LAMB prices have softened further in the past week as supply continues to meet processor demand at saleyards.
Wilks and McKean Livestock and Property director Joe Wilks, Wagga Wagga, said it's that time of year when the market starts to come back a bit.
"There's plenty of supply and the processors are also filling their contracts readily with those lambs being sold direct," he said.
As quickly as a contract comes up, it's being filled, he added.
"The first of the very early new season lambs are also starting to trickle in."
He said most of these suckers were supermarket type lambs, but some had been on the heavier side.
Mr Wilks said the quality of the lambs had been excellent in the past week and included a good supply of heavy lambs.
"The producers have done a really good job with their lambs this year and it's a shame the market has come back a bit and they are not being rewarded as well for their efforts," he said.
Christie and Hood director Paul Alchin, Dubbo, speculated that it's a combination of many factors affecting the market at the moment to cause uncertainty and weaken prices.
"It's not really clear to us exactly what's driving the market trend at the moment, but the processors may have more insight," he said.
"What we are seeing is the producers doing an excellent job on their lambs, particularly for the heavy lambs.
"Last year many of those lambs were finished on grain, but this year most are pasture or crop finished, so if you are looking for a silver lining then that's a small one."
Dubbo saleyard penned its first of the new season lambs on Monday, but Mr Alchin said the one or two pens would not have had a negative influence on the lamb market.
Meanwhile, domestic processors were keen to bid on pens freshly shorn at Corowa lamb sale on Monday.
However, even with this competition, prices continued to slip with another correction of as much as $20 a head in place across trade weights, according to Meat and Livestock Australia.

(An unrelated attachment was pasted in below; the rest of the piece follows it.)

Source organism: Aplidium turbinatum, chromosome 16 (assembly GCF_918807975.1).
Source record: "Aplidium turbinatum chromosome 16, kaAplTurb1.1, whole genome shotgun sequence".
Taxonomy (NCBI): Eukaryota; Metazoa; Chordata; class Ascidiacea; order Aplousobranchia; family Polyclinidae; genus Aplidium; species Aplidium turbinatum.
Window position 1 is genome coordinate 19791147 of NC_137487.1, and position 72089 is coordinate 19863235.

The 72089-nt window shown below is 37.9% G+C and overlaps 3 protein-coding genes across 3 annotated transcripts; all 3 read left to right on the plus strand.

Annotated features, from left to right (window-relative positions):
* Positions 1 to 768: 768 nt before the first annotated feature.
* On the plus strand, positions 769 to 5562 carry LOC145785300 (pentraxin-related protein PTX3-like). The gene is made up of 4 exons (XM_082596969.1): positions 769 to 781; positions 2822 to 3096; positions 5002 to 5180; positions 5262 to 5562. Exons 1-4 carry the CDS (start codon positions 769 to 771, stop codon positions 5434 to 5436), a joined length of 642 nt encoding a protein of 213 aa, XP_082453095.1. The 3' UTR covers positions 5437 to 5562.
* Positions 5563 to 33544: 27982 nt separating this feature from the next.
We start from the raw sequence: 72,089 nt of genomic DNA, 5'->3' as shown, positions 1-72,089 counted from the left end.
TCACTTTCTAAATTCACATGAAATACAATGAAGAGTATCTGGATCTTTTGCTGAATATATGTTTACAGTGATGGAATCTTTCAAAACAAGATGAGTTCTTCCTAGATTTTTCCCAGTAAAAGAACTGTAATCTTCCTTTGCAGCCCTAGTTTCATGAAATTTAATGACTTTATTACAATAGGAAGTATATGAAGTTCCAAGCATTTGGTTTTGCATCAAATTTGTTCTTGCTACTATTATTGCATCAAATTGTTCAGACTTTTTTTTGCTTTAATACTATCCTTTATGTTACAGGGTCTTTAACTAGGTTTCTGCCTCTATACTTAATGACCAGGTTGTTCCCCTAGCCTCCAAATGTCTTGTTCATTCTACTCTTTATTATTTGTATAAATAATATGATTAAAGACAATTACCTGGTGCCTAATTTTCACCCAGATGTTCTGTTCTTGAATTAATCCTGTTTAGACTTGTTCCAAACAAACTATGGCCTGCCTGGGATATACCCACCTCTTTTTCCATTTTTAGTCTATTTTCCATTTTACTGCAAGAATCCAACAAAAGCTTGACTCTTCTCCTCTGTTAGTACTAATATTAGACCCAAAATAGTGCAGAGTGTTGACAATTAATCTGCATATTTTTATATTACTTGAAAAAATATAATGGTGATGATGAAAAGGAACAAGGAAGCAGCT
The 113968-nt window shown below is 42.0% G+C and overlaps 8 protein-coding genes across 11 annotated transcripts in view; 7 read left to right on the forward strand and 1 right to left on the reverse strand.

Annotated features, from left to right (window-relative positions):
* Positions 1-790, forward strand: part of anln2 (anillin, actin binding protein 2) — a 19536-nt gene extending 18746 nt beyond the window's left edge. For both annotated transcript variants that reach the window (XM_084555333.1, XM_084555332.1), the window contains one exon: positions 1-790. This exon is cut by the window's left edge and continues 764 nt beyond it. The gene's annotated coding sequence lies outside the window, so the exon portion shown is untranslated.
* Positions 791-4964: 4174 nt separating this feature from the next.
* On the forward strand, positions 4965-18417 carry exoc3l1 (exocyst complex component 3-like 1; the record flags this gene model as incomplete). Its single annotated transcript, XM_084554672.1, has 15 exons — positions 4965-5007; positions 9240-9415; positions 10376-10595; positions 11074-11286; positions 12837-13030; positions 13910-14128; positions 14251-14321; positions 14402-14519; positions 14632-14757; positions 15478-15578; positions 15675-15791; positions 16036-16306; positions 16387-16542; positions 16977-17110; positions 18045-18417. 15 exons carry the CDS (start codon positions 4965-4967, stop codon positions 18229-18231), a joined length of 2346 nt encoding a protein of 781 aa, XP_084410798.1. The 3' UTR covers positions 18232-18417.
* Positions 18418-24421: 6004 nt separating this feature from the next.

Light and medium trades sold from $148 to $176 and heavy trade, 22 to 24kg, made from $174 to $194, averaging 769 cents a kilogram (carcase weight).
Snap happy agents
AUSTRALIAN Livestock and Property Agents Association is calling on all agents and staff to showcase that special image which depicts their profession and enter its photo competition.
"We are asking you to share that remarkable photo and gain industry credit for your work," ALPA president Peter Baldwin said.
"All we ask for are photos which reflect the life of an agent. It might be taken across the paddocks, at saleyards, a shearing shed, sheep or cattle yards, mustering, drafting pens, transporting, a wool sale, as long as it is agency related."
The overall winner will receive a $300 gift voucher to be spent with Akubra, Allflex, Quadrant AgTours, RM Williams or Tenterfield Saddler.
To enter the ALPA photo competition, email your captioned photos with the subject "ALPA photo comp" to firstname.lastname@example.org.
- For more information and terms and conditions, visit www.alpa.net.au.
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